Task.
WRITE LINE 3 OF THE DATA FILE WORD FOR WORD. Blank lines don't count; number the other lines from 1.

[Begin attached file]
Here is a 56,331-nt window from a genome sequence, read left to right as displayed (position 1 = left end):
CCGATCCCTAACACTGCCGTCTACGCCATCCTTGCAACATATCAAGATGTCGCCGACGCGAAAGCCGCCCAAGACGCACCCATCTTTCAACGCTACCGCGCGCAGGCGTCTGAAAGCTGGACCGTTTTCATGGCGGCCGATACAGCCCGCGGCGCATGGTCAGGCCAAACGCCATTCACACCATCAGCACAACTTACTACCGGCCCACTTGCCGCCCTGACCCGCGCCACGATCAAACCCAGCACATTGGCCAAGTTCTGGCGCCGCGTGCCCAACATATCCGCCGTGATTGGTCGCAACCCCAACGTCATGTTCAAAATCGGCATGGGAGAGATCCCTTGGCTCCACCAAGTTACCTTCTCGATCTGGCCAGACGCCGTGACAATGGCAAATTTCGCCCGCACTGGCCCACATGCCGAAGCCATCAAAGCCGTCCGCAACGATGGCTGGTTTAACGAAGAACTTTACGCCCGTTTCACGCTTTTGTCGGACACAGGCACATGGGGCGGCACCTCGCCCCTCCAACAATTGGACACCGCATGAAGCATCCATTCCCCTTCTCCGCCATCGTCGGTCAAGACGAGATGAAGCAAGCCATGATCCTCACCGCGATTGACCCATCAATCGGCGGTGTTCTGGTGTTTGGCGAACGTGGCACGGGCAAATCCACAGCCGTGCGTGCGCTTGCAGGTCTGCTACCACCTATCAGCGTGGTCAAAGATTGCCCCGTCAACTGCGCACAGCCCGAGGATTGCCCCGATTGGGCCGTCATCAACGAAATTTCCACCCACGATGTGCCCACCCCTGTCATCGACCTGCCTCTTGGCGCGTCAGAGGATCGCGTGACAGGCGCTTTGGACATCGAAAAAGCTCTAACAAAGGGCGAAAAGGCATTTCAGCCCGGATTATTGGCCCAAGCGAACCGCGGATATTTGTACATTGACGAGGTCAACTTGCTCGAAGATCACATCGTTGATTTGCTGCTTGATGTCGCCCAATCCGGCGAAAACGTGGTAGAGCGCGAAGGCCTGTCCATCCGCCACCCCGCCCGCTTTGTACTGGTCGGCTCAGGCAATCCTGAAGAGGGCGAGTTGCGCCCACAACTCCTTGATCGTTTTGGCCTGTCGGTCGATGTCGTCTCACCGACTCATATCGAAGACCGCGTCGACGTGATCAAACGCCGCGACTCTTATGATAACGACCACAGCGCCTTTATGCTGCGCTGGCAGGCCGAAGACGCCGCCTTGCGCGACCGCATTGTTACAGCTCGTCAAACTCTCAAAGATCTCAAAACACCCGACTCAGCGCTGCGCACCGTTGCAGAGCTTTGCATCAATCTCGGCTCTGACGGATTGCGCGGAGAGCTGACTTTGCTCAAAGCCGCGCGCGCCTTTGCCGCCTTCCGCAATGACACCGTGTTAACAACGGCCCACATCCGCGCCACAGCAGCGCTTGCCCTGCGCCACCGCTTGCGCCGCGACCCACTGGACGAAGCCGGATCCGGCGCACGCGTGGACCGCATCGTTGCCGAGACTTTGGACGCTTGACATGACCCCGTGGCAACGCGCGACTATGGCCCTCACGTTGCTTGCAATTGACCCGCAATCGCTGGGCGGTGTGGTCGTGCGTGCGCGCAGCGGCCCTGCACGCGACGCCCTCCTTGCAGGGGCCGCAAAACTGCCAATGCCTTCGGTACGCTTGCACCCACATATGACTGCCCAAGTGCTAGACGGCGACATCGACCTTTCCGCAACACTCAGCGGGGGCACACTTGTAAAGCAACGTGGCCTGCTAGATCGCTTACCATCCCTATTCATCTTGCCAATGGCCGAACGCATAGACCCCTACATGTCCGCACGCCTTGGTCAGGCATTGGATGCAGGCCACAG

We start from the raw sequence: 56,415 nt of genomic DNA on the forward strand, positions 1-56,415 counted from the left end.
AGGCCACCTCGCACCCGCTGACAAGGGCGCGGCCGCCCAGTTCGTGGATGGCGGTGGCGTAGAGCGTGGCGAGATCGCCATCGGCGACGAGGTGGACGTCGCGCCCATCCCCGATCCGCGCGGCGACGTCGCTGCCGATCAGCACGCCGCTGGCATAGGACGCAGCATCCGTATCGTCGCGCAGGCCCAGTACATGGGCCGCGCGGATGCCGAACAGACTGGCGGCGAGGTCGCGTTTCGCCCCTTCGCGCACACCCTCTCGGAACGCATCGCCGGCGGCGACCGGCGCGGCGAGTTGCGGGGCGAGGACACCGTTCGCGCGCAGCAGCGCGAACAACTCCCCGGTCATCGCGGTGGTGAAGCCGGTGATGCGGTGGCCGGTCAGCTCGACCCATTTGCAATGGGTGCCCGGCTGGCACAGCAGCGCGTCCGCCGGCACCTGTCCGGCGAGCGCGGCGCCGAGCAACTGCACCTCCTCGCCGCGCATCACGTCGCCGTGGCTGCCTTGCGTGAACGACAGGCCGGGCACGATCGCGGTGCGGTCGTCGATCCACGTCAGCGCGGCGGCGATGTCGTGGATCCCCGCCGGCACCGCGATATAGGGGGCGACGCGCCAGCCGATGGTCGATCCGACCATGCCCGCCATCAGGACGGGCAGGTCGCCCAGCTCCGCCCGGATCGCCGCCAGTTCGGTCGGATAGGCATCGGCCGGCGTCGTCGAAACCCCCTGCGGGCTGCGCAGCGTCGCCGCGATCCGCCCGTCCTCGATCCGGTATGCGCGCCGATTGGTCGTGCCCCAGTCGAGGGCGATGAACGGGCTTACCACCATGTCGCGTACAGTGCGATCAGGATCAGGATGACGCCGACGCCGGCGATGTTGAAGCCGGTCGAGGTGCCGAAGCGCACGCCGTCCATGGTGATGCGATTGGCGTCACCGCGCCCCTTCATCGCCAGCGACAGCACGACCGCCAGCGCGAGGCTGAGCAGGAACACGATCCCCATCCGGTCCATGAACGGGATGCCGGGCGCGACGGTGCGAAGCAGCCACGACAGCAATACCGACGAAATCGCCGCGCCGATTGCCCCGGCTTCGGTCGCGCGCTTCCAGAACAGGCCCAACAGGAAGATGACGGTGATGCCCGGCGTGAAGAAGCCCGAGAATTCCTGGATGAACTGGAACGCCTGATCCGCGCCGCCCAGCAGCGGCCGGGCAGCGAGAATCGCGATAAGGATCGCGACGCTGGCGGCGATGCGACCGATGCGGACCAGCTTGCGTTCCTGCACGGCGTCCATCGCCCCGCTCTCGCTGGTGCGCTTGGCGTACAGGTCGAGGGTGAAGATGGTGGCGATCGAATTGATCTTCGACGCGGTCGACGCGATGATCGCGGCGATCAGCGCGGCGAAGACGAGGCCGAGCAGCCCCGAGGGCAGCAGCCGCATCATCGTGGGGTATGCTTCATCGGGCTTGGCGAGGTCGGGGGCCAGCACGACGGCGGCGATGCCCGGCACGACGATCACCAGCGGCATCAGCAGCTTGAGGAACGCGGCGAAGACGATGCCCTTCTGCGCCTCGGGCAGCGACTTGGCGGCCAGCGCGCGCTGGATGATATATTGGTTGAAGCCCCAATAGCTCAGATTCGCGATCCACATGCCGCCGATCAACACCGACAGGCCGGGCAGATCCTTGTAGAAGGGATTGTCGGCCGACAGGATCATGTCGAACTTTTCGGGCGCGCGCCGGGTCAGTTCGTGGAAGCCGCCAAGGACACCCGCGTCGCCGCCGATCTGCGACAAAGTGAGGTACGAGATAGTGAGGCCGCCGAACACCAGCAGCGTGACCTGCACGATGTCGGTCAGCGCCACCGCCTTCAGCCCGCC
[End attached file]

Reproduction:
We start from the raw sequence: 56,415 nt of genomic DNA on the forward strand, positions 1-56,415 counted from the left end.